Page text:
“One of the building blocks of styling and theming Android apps is understanding drawables”. Thus began the first ever post to Styling Android which was published on 28th March 2011. Which is almost 10 years ago to the day. I believe that Styling Android is the longest-running, actively maintained Android technical blog. An awful lot has changed in the Android world in 10 years so, in this post, we’ll take a trip backwards in time. We’ll revisit the early days of Android to see quite how different life was back then.
Android had actually been around for a couple of years before my first blog post. The T-Mobile G-1 (also known as the HTC Dream) was the first publicly available device in the UK, and in many other territories. At the time, I was working for T-Mobile and the G-1 was my work phone. This was also the first of many development devices for me. When I first got my G-1 it was running the first commercial release of Android: Cupcake V1.5 (API level 3).
I still have very fond memories of the G-1. It was a very nice device which had a fold out QWERTY keyboard. I actually still have it, and it still works!
The G-1 received an upgrade to Android Donut V1.6 (API 4), and my G-1 still runs Donut. Sadly it is little more than a museum piece these days. The only way to get apps on to it is to side-load them. It has the Android Market app installed, which is the predecessor of the current Play Store. However, the Android Market backend has long since ceased to exist, so it just creates errors.
Early Android UI
I don’t think that I’m being unfair or unkind when I say that the early Android UI was pretty ugly. The home screen isn’t too bad, and I’m sure will bring a warm feeling so those that have been Android devs since the early days (apologies for the lack of screen captures, my G-1 no longer wants to give me Developer Mode) :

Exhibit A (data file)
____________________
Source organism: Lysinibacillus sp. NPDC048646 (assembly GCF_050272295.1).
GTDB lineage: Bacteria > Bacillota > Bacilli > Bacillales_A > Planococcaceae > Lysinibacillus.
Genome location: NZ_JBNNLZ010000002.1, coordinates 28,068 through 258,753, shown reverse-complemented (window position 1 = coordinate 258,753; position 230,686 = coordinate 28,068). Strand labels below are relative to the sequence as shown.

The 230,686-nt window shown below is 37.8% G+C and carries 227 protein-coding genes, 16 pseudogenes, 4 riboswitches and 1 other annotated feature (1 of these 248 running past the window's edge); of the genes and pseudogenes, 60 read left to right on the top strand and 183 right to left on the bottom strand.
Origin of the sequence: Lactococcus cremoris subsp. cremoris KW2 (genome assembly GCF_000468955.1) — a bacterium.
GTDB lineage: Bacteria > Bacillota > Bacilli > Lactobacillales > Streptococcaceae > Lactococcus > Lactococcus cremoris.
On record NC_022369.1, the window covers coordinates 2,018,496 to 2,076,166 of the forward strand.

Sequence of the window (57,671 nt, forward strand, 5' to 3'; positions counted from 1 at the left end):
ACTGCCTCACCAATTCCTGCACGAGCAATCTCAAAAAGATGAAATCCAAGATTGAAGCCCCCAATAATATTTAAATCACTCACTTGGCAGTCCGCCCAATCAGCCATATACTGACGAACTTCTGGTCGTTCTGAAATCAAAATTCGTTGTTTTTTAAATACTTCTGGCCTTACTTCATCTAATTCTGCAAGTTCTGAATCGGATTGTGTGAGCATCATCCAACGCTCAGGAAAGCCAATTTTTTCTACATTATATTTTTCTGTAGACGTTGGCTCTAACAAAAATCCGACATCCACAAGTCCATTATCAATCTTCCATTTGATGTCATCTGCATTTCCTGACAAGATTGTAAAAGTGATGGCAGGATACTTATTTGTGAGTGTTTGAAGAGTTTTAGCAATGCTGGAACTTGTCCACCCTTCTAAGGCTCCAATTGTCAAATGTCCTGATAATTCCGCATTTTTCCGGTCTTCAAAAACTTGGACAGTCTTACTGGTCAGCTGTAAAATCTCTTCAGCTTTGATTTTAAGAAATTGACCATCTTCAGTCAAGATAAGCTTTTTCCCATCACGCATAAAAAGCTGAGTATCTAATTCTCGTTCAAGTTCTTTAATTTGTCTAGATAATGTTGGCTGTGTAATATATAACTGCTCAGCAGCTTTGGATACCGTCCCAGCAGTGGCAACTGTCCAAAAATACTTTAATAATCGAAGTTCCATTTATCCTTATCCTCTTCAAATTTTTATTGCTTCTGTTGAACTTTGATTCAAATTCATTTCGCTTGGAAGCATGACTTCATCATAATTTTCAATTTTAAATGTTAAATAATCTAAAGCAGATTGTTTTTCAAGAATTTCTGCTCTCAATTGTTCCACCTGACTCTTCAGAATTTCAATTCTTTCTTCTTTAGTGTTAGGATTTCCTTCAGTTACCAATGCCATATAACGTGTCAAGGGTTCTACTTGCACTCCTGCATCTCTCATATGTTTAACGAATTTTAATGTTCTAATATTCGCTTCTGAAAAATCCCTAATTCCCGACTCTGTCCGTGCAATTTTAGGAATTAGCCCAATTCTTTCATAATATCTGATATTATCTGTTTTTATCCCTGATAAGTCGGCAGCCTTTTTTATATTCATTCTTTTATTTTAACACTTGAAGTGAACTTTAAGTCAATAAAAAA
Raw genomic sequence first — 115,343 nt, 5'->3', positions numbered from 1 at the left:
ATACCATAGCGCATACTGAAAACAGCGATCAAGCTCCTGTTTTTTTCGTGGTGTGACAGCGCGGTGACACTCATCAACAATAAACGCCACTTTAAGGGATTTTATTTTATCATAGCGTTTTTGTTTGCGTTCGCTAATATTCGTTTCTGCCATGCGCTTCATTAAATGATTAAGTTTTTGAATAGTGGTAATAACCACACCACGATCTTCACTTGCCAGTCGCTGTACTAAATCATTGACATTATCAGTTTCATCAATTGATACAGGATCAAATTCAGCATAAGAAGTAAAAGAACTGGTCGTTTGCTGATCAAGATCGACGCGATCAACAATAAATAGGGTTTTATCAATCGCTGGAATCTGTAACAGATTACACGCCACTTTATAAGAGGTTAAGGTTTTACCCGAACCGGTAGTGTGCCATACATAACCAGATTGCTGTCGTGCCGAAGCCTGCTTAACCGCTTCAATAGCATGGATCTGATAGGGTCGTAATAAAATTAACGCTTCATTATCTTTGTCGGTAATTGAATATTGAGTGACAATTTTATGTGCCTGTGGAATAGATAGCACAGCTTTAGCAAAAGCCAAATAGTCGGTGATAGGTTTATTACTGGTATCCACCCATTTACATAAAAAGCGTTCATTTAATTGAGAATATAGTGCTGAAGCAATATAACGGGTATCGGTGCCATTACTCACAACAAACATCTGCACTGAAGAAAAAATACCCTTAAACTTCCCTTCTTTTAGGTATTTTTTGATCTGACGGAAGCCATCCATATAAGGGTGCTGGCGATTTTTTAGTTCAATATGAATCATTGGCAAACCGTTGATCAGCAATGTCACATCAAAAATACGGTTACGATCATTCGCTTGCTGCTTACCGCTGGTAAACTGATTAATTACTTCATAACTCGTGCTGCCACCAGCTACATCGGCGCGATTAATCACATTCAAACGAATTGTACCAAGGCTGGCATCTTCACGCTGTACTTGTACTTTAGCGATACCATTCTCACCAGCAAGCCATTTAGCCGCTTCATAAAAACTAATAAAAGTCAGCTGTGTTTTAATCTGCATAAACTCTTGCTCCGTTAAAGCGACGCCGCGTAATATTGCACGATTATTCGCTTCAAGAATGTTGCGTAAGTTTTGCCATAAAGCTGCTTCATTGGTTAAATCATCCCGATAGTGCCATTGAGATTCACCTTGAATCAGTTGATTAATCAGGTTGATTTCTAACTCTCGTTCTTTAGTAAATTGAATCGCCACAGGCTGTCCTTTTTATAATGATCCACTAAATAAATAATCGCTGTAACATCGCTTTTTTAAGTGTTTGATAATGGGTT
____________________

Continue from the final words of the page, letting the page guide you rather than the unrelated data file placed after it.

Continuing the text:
However the ghastly orange highlight colour still makes me shudder. I could never understand why, if a garish highlight colour was necessary, why not go for Android green?
Android got a bit of a UI makeover in Honeycomb with the introduction of the Holo theme. However, the least said about the rushed Honeycomb release, the better. I could devote an entire post to the horror story otherwise known as Honeycomb. It was only with the introduction of Material Design in Android Lollipop (API 21 in 2014) that Android really started matching iOS in terms of visual appeal, in my opinion.
One very interesting thing on early versions of Android is the behaviour when showing an Alert:
What is interesting here is that the background is both darkened and blurred. It is only recently with the Android 12 developer preview that we have an easy option to perform blurring like this. It’s interesting how sometimes UI trends go full circle!
Early Developer Tools